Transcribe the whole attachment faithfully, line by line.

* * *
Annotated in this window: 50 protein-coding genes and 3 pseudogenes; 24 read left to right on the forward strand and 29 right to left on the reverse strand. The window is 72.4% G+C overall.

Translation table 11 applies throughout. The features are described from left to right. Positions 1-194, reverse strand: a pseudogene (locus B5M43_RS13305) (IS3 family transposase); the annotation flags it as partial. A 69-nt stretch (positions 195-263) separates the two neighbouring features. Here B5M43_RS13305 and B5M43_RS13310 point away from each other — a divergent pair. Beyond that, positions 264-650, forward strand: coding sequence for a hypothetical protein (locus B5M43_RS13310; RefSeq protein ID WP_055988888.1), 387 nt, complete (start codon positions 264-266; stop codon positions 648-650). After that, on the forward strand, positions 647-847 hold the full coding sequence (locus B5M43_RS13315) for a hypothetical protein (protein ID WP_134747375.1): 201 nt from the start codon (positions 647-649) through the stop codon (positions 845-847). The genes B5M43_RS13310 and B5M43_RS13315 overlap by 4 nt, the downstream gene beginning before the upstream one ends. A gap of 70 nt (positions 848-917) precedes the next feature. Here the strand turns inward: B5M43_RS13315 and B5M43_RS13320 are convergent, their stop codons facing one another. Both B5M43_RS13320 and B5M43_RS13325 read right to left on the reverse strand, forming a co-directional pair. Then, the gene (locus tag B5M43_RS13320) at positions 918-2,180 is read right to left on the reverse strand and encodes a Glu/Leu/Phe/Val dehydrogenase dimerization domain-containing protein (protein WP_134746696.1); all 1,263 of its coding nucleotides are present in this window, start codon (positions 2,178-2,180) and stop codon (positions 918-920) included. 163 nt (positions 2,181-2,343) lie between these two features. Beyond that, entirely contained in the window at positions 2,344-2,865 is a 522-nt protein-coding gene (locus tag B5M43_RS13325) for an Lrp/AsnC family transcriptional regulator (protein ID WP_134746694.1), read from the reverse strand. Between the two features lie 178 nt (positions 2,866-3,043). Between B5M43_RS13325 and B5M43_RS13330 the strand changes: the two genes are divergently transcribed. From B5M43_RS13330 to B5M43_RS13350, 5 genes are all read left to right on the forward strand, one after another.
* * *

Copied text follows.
Annotated in this window: 50 protein-coding genes and 3 pseudogenes; 24 read left to right on the forward strand and 29 right to left on the reverse strand. The window is 72.4% G+C overall.

Translation table 11 applies throughout. The features are described from left to right. Positions 1-194, reverse strand: a pseudogene (locus B5M43_RS13305) (IS3 family transposase); the annotation flags it as partial. A 69-nt stretch (positions 195-263) separates the two neighbouring features. Here B5M43_RS13305 and B5M43_RS13310 point away from each other — a divergent pair. Beyond that, positions 264-650, forward strand: coding sequence for a hypothetical protein (locus B5M43_RS13310; RefSeq protein ID WP_055988888.1), 387 nt, complete (start codon positions 264-266; stop codon positions 648-650). After that, on the forward strand, positions 647-847 hold the full coding sequence (locus B5M43_RS13315) for a hypothetical protein (protein ID WP_134747375.1): 201 nt from the start codon (positions 647-649) through the stop codon (positions 845-847). The genes B5M43_RS13310 and B5M43_RS13315 overlap by 4 nt, the downstream gene beginning before the upstream one ends. A gap of 70 nt (positions 848-917) precedes the next feature. Here the strand turns inward: B5M43_RS13315 and B5M43_RS13320 are convergent, their stop codons facing one another. Both B5M43_RS13320 and B5M43_RS13325 read right to left on the reverse strand, forming a co-directional pair. Then, the gene (locus tag B5M43_RS13320) at positions 918-2,180 is read right to left on the reverse strand and encodes a Glu/Leu/Phe/Val dehydrogenase dimerization domain-containing protein (protein WP_134746696.1); all 1,263 of its coding nucleotides are present in this window, start codon (positions 2,178-2,180) and stop codon (positions 918-920) included. 163 nt (positions 2,181-2,343) lie between these two features. Beyond that, entirely contained in the window at positions 2,344-2,865 is a 522-nt protein-coding gene (locus tag B5M43_RS13325) for an Lrp/AsnC family transcriptional regulator (protein ID WP_134746694.1), read from the reverse strand. Between the two features lie 178 nt (positions 2,866-3,043). Between B5M43_RS13325 and B5M43_RS13330 the strand changes: the two genes are divergently transcribed. From B5M43_RS13330 to B5M43_RS13350, 5 genes are all read left to right on the forward strand, one after another.